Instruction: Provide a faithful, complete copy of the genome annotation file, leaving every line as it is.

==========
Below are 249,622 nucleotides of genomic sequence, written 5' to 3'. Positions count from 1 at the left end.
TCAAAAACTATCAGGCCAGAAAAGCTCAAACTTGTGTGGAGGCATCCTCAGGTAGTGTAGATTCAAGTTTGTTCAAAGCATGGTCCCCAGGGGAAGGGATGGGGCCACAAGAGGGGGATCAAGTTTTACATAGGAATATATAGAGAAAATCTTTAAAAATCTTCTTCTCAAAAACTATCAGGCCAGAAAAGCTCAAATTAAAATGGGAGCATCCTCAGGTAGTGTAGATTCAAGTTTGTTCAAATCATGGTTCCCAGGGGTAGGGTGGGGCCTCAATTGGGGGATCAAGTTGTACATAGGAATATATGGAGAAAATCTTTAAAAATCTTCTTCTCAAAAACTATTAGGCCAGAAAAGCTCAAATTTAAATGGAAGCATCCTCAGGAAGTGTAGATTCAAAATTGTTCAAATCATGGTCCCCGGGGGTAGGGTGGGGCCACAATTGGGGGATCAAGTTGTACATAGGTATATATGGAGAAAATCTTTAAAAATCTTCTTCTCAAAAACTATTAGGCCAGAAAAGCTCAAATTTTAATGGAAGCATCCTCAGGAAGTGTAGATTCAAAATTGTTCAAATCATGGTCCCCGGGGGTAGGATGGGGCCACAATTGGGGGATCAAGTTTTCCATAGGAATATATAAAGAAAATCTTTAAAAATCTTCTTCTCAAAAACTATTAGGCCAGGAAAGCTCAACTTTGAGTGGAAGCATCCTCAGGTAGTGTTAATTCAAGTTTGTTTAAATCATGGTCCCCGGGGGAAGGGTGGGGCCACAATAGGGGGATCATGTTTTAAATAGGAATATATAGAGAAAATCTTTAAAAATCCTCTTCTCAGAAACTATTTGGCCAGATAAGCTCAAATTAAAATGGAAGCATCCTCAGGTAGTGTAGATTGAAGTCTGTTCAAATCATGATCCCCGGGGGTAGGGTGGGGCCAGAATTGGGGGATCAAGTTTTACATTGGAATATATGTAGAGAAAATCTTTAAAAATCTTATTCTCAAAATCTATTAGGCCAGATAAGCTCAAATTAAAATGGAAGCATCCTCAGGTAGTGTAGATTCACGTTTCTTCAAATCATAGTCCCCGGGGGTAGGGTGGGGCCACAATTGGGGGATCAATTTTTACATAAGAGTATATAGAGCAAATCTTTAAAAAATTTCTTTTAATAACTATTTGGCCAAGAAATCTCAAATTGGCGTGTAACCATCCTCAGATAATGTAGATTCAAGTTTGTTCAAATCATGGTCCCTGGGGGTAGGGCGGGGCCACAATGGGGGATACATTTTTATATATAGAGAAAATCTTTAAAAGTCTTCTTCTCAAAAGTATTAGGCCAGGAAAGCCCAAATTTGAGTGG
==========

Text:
Below are 249,622 nucleotides of genomic sequence, written 5' to 3'. Positions count from 1 at the left end.
TCAAAAACTATCAGGCCAGAAAAGCTCAAACTTGTGTGGAGGCATCCTCAGGTAGTGTAGATTCAAGTTTGTTCAAAGCATGGTCCCCAGGGGAAGGGATGGGGCCACAAGAGGGGGATCAAGTTTTACATAGGAATATATAGAGAAAATCTTTAAAAATCTTCTTCTCAAAAACTATCAGGCCAGAAAAGCTCAAATTAAAATGGGAGCATCCTCAGGTAGTGTAGATTCAAGTTTGTTCAAATCATGGTTCCCAGGGGTAGGGTGGGGCCTCAATTGGGGGATCAAGTTGTACATAGGAATATATGGAGAAAATCTTTAAAAATCTTCTTCTCAAAAACTATTAGGCCAGAAAAGCTCAAATTTAAATGGAAGCATCCTCAGGAAGTGTAGATTCAAAATTGTTCAAATCATGGTCCCCGGGGGTAGGGTGGGGCCACAATTGGGGGATCAAGTTGTACATAGGTATATATGGAGAAAATCTTTAAAAATCTTCTTCTCAAAAACTATTAGGCCAGAAAAGCTCAAATTTTAATGGAAGCATCCTCAGGAAGTGTAGATTCAAAATTGTTCAAATCATGGTCCCCGGGGGTAGGATGGGGCCACAATTGGGGGATCAAGTTTTCCATAGGAATATATAAAGAAAATCTTTAAAAATCTTCTTCTCAAAAACTATTAGGCCAGGAAAGCTCAACTTTGAGTGGAAGCATCCTCAGGTAGTGTTAATTCAAGTTTGTTTAAATCATGGTCCCCGGGGGAAGGGTGGGGCCACAATAGGGGGATCATGTTTTAAATAGGAATATATAGAGAAAATCTTTAAAAATCCTCTTCTCAGAAACTATTTGGCCAGATAAGCTCAAATTAAAATGGAAGCATCCTCAGGTAGTGTAGATTGAAGTCTGTTCAAATCATGATCCCCGGGGGTAGGGTGGGGCCAGAATTGGGGGATCAAGTTTTACATTGGAATATATGTAGAGAAAATCTTTAAAAATCTTATTCTCAAAATCTATTAGGCCAGATAAGCTCAAATTAAAATGGAAGCATCCTCAGGTAGTGTAGATTCACGTTTCTTCAAATCATAGTCCCCGGGGGTAGGGTGGGGCCACAATTGGGGGATCAATTTTTACATAAGAGTATATAGAGCAAATCTTTAAAAAATTTCTTTTAATAACTATTTGGCCAAGAAATCTCAAATTGGCGTGTAACCATCCTCAGATAATGTAGATTCAAGTTTGTTCAAATCATGGTCCCTGGGGGTAGGGCGGGGCCACAATGGGGGATACATTTTTATATATAGAGAAAATCTTTAAAAGTCTTCTTCTCAAAAGTATTAGGCCAGGAAAGCCCAAATTTGAGTGG